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Analysts at ANZ Bank explained that the New Zealand  economy expanded 1.0% q/q in Q2, boosted by temporary factors.

Key Quotes:

“The underlying details were generally strong, although it is uncertain whether it will be sustained, with doubts about the strength of economic momentum into the second half the year casting a shadow.

“The RBNZ will “look through” the temporary strength, but will be reassured by the underlying resilience in today’s data, providing some breathing room to continue to “watch, worry and wait”.The RBNZ will be focused on how economic activity evolves from here – standing at the ready to cut the OCR should they judge the economy needs it.”

“The economy expanded by 1.0% q/q in Q2, above consensus expectations of 0.8% (and our own expectations of 0.7%). This is a strong pace of quarterly growth. It saw annual growth stabilise tick up to 2.8% y/y from 2.6%, following recent deceleration from the recent peak of 4.4% y/y in June 2016.”

“Today’s print was boosted by temporary factors, but nonetheless, the underlying picture is strong. Production was boosted by a number of temporary factors in the June quarter, including weather-related recovery in agriculture, livestock slaughtering due to M. Bovis, above-average hydro lake levels, and population growth. In per capita terms, GDP growth posted a decent 0.5% q/q recovery from last quarter’s flat print, but is up only 0.7% y/y. Expenditure GDP was boosted by government consumption, and net exports provided a boost rather than a drag, but business investment fell 0.2% q/q.  

“The underlying strength in today’s print will give the RBNZ some breathing room to continue to “watch, worry and wait”. Today’s data were undeniably stronger than we had anticipated and the resilience in the data will give the RBNZ space to remain in data-watching mode, seeking further clarity about the strength of economic momentum into the second half of the year, with concerns about domestic demand already casting a shadow over today’s strong print.

“While today’s data provides some reassurance, the RBNZ will not be complacent about downside risks. The economy is grappling with headwinds, recent drivers of growth are waning, and there is a risk that downbeat business expectations become self-fulfilling – with employment and investment having turned negative. At the OCR review next week we expect that the RBNZ will reiterate their willingness to do what it takes to support the economy, restating that the next move in the OCR could be “up or down”.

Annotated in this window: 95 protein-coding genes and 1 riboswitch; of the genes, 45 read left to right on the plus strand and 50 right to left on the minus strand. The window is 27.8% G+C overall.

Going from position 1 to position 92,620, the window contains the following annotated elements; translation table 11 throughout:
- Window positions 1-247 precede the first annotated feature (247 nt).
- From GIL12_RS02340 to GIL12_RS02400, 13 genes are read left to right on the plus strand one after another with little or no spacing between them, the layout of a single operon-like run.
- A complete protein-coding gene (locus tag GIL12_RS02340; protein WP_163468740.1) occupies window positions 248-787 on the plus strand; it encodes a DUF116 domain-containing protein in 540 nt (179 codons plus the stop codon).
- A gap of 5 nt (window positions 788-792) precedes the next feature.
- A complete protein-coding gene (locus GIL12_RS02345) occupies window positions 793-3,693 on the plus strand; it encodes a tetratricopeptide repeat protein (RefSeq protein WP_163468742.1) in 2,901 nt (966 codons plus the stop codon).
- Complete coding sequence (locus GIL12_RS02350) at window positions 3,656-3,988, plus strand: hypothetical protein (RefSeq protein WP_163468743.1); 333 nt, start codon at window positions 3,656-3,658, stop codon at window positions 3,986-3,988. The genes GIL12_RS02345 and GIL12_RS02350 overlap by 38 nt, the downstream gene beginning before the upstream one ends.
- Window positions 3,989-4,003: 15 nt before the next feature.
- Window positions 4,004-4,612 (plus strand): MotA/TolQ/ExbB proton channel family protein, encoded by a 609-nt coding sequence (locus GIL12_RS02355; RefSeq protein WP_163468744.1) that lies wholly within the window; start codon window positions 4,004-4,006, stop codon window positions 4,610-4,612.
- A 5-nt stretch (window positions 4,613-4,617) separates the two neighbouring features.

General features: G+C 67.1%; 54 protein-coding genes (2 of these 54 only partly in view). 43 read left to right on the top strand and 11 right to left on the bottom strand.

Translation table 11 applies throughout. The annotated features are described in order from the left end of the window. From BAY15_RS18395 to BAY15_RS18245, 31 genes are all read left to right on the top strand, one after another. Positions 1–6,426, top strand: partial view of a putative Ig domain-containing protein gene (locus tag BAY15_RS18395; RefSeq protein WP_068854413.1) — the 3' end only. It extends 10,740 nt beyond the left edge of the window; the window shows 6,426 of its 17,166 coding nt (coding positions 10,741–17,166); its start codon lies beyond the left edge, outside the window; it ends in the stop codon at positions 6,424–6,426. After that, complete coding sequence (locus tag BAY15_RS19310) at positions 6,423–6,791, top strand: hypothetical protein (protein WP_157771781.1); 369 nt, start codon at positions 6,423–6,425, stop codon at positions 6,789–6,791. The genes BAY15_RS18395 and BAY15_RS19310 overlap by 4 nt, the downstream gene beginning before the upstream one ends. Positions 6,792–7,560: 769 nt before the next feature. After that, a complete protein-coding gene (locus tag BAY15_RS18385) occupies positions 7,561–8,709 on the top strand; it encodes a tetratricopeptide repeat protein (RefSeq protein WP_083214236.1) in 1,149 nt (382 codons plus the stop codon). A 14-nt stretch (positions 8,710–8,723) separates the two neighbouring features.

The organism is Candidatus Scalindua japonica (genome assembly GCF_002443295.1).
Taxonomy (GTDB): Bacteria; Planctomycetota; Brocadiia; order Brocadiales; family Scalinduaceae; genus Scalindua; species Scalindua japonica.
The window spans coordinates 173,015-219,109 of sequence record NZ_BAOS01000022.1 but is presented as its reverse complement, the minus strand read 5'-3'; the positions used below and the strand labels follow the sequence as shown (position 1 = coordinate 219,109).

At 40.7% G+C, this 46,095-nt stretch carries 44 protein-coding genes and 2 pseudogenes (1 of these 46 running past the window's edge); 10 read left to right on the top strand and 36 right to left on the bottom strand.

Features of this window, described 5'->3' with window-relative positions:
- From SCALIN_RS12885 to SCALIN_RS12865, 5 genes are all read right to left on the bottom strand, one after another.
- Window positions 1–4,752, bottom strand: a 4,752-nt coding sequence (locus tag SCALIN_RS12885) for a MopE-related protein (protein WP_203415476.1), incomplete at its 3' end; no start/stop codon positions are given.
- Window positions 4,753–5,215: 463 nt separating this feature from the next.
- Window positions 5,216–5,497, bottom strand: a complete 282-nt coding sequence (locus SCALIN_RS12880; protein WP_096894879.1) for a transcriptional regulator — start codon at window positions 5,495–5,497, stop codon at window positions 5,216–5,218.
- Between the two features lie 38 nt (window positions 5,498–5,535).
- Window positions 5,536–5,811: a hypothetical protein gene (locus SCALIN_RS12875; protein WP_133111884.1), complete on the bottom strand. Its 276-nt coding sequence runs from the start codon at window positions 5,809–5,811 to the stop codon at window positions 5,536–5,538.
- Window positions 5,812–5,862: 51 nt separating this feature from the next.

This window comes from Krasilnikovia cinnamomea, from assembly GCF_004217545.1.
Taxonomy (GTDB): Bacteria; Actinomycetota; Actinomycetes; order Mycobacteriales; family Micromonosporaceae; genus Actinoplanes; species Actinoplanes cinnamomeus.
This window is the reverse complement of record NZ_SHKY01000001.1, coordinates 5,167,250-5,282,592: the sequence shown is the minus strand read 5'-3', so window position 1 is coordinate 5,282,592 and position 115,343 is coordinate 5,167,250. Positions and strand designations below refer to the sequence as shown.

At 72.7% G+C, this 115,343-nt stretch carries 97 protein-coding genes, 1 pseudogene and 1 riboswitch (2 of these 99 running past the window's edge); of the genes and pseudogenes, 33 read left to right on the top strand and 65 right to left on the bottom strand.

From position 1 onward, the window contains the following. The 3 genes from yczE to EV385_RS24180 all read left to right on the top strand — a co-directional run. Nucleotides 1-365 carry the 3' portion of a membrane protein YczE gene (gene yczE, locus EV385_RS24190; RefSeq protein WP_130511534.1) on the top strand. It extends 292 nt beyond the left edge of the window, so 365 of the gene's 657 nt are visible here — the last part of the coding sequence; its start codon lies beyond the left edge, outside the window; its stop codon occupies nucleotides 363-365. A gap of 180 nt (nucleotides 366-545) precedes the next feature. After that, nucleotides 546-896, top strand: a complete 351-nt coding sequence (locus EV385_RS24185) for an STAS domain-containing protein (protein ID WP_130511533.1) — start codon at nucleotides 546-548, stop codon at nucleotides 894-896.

“Expenditure GDP rose 1.2% q/q, much stronger than expected. However, this was boosted by very strong growth in government consumption, which contributed 0.4%pts. Net exports posted a positive contribution on the back of weaker-than-expected imports, compared with a small drag expected. Exports increased 2.4%, while imports were up 1.5%.”

“Consumption increased in line with expectations. Private consumption increased 0.6% in the quarter (3.0% y/y). Consumption was flat in the March quarter, so a solid rebound was expected. Consumption continues to be supported by strong population growth, but underlying consumption is fairly subdued, having moderated over the past two years.”  

“Investment spending dipped. Residential investment increased 0.5% (a little below our expectations of a 0.7% rise), while other fixed asset capital investment fell 0.2% q/q – the only genuine weak spot in the whole release. It remains to be seen whether investment will be affected by downbeat business intentions into the second half of the year.

“Nominal GDP rose 1.5% q/q to be up 5.0% annually. Real gross national disposable income rose 0.8% q/q (3.1% y/y).”

“In terms of the underlying details, 15 of the 16 production industries recorded stronger levels of activity. As expected, the services sector made the strongest contribution to growth, rising 1% with broad-based gains across all services industries. Primary industries were up 0.2%, boosted by a weather-related recovery in milk production offset by a significant fall in mining. Goods production was up 0.9%, with construction and electricity generation both rebounding.”